It has long been an open secret—fans joked about the obvious long count in the aftermath of a fight in 2000.
And in the years that followed, the joke lost its punch, flattened by the frequency of its retelling and the eventual incomparable career of one Manny Pacquiao.
Until the World Boxing Council (WBC) uploaded a video that featured renowned Filipino referee Carlos Padilla admitting he facilitated a rigged result in Pacquiao’s infamous fight against Australian Nadal Hussein.
“So, you know the opponent, Hussein, or whatever his name was. He is taller, younger, stronger and a dirty fighter, managed by Jeff Fenech. So in the [fourth round], Manny got knocked down, I thought he was going to get up, but his eyes were cross-eyed,” Padilla said in a video on the WBC’s YouTube channel that has since been taken down.
“I am Filipino, and everybody watching the fight is Filipino, so I prolonged the count. I know how to do it,” Padilla said after taking nearly twice as long to count to 10. “When he got up, I told him, ‘Hey, are you okay?’ Still prolonging the fight. ‘Are you okay?’ ‘Okay, fight!’”
Head butt, punch
“[B]ecause Manny was not like Manny is now, he wasn’t trained by Freddie Roach yet, he holds on for his dear life, and [Hussein] throws him, and he went down again. I said to the opponent, ‘Hey, you don’t do this.’ You know, I was prolonging the fight. ‘You don’t do that. Okay, judges, [point] deduction.’”
To cap it off, Padilla also admitted forcing the outcome when he ruled a head butt as a punch, resulting in the 10-round TKO win for Pacquiao.
“[B]ecause he is shorter he headbutted the other guy and there is a cut, but I declared it a punch. If there is a headbutt you have to stop the fight and declare to the judges a point deduction, but I didn’t do that, meaning the fight could continue. [The cut] is not really big—but I never got the doctor to check it [because] I want to see it serious,” Padilla said.
Pacquiao could not be reached for comment.
Hussein, however, had a lot to say, particularly on how both fighters’ paths diverged after that bout.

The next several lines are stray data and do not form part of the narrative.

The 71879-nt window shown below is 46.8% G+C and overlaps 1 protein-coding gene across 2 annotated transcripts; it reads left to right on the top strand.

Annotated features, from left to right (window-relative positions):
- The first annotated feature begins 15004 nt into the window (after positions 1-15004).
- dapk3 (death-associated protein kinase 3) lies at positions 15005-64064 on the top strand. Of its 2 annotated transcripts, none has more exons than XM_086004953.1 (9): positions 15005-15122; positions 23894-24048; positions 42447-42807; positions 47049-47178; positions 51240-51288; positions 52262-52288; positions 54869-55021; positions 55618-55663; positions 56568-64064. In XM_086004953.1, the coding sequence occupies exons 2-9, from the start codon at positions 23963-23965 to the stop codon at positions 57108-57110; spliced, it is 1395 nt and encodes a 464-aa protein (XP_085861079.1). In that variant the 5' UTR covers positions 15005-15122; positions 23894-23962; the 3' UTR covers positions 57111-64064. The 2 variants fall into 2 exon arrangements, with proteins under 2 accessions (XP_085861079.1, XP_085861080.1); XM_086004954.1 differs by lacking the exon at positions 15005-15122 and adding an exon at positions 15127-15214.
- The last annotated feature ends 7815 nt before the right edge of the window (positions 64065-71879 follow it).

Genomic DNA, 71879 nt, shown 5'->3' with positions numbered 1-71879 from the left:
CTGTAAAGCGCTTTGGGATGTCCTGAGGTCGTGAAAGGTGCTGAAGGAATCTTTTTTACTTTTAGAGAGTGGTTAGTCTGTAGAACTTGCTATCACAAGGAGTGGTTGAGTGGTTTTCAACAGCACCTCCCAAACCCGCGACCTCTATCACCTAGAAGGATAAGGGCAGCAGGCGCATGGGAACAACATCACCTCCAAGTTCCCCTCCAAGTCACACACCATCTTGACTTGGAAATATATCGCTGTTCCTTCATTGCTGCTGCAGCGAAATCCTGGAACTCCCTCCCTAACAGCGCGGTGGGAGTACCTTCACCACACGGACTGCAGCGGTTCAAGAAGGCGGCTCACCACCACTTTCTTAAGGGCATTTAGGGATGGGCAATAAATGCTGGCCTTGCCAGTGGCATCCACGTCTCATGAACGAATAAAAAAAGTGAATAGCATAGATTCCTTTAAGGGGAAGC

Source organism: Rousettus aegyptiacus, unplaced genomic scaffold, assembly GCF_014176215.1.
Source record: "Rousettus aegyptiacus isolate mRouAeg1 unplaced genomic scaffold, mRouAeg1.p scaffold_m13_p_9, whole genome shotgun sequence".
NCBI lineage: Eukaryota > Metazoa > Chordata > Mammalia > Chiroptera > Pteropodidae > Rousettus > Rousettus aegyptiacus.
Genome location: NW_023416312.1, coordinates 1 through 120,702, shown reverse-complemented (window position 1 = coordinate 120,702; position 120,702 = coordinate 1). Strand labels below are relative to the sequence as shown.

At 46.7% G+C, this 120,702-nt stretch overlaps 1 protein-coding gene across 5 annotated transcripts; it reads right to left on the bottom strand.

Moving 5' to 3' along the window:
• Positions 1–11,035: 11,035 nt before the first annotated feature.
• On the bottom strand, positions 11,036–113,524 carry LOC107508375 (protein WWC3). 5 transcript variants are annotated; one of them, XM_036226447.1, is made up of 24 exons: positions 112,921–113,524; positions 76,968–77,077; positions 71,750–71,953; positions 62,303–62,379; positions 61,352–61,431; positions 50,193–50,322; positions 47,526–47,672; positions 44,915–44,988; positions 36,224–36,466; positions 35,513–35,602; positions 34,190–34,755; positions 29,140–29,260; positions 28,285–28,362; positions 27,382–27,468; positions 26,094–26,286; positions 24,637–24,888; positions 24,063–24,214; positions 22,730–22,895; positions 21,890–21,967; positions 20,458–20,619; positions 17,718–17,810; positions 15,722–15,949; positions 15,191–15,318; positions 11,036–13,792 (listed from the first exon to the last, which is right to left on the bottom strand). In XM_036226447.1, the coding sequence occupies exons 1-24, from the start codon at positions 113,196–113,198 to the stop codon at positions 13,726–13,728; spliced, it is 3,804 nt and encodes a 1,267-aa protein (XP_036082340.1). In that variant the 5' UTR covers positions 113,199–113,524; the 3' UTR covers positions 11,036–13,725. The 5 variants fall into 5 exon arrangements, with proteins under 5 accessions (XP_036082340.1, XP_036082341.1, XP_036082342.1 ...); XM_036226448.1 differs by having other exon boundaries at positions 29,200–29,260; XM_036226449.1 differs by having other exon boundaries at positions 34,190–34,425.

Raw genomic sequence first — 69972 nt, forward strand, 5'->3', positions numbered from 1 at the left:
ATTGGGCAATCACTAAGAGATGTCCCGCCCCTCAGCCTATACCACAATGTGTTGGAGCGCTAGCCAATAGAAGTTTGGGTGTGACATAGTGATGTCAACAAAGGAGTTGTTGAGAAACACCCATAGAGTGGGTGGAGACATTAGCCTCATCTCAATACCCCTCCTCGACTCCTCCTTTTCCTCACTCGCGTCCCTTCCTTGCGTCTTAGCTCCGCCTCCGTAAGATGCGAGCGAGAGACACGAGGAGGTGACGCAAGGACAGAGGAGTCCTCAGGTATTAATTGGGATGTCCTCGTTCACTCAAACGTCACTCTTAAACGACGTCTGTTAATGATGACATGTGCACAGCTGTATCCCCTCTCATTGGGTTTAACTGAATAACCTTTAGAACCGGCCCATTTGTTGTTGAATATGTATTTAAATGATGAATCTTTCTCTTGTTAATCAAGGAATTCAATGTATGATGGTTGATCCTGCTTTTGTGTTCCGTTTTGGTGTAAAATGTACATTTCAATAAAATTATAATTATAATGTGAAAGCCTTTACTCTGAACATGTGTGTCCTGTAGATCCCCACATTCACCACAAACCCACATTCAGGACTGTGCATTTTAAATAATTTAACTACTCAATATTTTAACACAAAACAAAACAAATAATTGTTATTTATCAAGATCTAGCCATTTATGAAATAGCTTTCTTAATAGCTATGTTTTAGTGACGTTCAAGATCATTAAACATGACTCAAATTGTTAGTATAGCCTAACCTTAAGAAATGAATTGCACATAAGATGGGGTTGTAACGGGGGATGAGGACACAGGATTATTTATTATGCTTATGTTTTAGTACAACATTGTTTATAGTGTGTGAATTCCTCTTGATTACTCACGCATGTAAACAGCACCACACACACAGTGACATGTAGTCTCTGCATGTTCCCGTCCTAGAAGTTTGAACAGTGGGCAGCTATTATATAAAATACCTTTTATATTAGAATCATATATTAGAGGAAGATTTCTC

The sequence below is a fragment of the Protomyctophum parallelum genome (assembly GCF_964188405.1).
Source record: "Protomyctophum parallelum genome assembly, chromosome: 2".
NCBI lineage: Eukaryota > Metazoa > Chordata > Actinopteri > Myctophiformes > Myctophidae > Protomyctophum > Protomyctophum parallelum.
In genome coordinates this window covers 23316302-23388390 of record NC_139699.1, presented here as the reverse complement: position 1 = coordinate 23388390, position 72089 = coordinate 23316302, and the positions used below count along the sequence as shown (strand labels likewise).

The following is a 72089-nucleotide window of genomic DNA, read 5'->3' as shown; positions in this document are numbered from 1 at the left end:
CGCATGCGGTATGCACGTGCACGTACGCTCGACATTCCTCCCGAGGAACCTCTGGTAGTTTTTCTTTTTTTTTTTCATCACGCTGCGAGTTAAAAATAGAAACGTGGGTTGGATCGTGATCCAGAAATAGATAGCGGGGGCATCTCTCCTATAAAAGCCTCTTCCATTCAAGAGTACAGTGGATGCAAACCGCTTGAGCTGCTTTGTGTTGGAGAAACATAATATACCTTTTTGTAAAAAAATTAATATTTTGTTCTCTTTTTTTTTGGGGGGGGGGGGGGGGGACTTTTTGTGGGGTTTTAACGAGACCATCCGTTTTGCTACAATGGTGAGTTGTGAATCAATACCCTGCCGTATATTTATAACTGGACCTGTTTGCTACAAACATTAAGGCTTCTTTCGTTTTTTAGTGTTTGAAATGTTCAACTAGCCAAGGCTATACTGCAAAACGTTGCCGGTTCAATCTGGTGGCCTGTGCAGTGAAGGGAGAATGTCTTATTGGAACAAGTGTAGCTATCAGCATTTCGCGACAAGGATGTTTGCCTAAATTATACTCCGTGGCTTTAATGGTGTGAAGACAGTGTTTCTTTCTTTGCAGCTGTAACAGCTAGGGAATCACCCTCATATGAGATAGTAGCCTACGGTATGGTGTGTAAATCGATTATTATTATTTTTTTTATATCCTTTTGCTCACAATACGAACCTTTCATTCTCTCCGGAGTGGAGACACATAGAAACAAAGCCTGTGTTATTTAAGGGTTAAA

“I can’t say Pacquiao’s career would never have been the same, but it would have been derailed, that’s for sure,” Hussein said.
The Australian didn’t have much of a career after that, failing to win a world championship. He eventually settled for a career in sales.
Pacquiao’s career, meanwhile, bloomed the following year when he was picked as a replacement fighter on two weeks’ notice to face Lehlo Ledwaba in the undercard of a fight schedule at MGM Grand in Las Vegas that featured Oscar de la Hoya in the main event. Pacquiao hammered out a sixth-round stoppage in that fight for the International Boxing Federation junior featherweight to engineer one of the finest runs in boxing history.
Eight weight classes
The former Philippine senator won titles in eight different weight classes, a feat unmatched until today.
Hussein said his camp smelled something fishy early on and accused the organizers of using a loophole to slide Padilla into the referee’s position.
“With the referee, the terms were there was going to be an Australian judge, a Filipino judge and a Korean judge. Then they said the referee was going to be American. But … [Padilla] was an American-Filipino. So because he was an American citizen, they had their loophole.
“He was a Filipino all along. But it wasn’t supposed to be an issue because he was based in America. But we didn’t know anything about it until the last minute, to be honest.”
The US-based Padilla was the third man on the ring during the “Thrilla in Manila” that featured Muhammad Ali and Joe Frazier in 1975.
“They should be held accountable for the sport we love,” Hussein later wrote in a post.
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